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DENVER-Denver-based ProLogis, a major industrial REIT, has released its first ever research report focusing on the construction pipeline in the top 30 distribution and warehouse markets in the U.S. The report is intended to provide a snapshot of new starts and completions of bulk warehouses and distribution facilities during the pat six months.

Leonard Sahling, first VP of ProLogis and head of its research group, says he believes the report provides the more detailed information than any report he knows of.

“The focus on bulk warehouses and distribution facilities distinguishes this report from other industrial construction pipeline research, which typically bundles together all types of industrial properties,” he says. ” Industrial property types are as distinct from one another as they are from office buildings. They have different uses, physical characteristics, customer bases and risk/return profiles.”

Key findings of the U.S. Construction Pipeline Report include:

• Newly started bulk distribution and warehouse projects appear tohave bottomed out in the first half of 2002 and now are headed slightlyhigher.

• Last year’s pace of 58 million sf in newly started projectsappears to be the bottom for the current real estate cycle, amounting toless than half of what was started at the cyclical peak.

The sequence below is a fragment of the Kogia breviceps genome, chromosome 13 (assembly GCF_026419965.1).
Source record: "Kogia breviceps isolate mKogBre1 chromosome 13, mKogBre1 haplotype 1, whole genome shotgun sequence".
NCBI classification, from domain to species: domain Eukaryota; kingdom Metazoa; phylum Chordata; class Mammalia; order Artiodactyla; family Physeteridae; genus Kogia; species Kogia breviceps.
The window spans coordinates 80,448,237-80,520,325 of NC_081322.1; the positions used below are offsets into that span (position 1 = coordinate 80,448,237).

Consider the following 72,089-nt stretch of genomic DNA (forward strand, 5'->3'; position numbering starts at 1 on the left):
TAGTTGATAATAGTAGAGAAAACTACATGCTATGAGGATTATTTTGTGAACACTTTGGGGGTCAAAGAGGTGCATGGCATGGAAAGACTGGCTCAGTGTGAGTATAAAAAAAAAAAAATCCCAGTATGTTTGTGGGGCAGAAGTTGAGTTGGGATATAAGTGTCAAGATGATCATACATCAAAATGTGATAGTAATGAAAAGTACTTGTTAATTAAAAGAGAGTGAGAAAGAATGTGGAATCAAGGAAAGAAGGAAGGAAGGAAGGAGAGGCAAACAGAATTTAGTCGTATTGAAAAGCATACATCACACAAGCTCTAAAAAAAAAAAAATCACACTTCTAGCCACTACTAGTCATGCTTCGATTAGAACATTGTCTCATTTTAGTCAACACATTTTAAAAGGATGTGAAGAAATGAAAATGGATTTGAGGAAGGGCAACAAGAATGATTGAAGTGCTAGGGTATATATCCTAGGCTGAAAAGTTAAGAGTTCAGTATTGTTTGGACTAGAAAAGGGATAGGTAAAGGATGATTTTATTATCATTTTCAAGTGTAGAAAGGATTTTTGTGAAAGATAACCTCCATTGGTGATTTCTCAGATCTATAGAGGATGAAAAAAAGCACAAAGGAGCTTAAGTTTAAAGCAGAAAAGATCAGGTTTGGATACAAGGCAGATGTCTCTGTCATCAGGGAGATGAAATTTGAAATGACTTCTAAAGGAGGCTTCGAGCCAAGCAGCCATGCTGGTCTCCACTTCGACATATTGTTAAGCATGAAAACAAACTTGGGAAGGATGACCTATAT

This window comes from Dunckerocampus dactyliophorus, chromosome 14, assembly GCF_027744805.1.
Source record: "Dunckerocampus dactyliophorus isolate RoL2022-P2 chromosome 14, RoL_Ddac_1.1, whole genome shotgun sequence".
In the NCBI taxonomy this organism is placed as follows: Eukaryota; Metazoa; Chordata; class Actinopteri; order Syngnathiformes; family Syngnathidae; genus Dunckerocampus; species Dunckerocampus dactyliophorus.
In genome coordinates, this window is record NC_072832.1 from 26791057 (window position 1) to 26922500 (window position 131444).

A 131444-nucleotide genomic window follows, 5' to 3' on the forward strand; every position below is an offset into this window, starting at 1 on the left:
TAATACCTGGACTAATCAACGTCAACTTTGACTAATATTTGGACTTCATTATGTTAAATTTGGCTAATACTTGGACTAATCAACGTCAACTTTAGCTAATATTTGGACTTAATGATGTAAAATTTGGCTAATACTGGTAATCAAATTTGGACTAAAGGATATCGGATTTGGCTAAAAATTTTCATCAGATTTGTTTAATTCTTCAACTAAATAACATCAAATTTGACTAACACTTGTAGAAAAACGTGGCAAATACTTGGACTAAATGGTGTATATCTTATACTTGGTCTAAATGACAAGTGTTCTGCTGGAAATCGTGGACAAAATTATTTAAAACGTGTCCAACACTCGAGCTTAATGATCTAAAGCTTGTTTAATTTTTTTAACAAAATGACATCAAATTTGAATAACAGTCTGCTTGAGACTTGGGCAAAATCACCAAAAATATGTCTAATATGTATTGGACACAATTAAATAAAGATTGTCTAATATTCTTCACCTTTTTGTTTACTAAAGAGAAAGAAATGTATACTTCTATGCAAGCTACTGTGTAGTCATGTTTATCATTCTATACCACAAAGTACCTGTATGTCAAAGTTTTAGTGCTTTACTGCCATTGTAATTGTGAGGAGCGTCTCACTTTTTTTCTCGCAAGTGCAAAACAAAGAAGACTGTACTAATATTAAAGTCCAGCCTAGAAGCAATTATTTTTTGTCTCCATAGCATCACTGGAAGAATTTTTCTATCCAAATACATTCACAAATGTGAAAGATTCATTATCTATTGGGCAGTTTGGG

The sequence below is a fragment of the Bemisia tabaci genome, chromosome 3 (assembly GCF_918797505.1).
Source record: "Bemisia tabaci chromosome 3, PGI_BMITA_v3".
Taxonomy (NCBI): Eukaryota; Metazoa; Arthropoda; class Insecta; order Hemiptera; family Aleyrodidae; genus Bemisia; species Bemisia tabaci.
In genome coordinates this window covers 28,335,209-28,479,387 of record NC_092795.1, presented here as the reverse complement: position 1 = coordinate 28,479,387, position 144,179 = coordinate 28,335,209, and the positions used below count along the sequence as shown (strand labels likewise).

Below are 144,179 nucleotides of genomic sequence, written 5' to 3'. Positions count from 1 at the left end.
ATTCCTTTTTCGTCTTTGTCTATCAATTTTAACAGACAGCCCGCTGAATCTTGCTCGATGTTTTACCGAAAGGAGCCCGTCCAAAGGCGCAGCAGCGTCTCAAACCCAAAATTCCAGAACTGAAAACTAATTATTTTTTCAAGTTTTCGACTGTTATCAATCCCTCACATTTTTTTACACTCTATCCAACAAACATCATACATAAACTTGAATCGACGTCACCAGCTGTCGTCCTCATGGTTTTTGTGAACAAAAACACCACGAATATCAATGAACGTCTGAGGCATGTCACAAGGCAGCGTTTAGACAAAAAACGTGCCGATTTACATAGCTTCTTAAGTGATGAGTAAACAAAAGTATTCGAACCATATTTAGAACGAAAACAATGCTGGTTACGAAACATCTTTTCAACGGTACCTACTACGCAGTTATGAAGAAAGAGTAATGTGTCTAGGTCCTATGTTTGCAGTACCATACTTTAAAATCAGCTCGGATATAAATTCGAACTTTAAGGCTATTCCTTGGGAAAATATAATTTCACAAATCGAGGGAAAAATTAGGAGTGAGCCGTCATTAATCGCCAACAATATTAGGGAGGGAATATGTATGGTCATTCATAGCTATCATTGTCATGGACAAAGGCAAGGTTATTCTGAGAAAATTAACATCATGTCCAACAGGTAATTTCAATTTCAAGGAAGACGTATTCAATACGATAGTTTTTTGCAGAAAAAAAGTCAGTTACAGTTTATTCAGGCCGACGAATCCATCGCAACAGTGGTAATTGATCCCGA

• Build-to-suits accounted for only 33% of total starts during thefirst half of 2003, versus 55% of total starts during the second half oflast year.

• With deliveries usually lagging behind starts by six to 12 months, itcomes as no surprise that deliveries continued to trend downwards during the first half of 2003.

• Ten of the 30 markets reported volumes of newly started space forthe first half of 2003 that either equaled or exceeded total starts forthe entire previous year: Baltimore, Charlotte, Cincinnati, Columbus (OH), Dallas, Denver, Indianapolis, Louisville , Phoenix andPortland.

• Twelve of the 30 markets reported no new starts during the first sixmonths of 2003: Tampa , St. Louis, San Francisco’s South Bay andEast Bay submarkets, Orange County , Seattle, Nashville ,Miami, Houston, Harrisburg , Allentown and Austin

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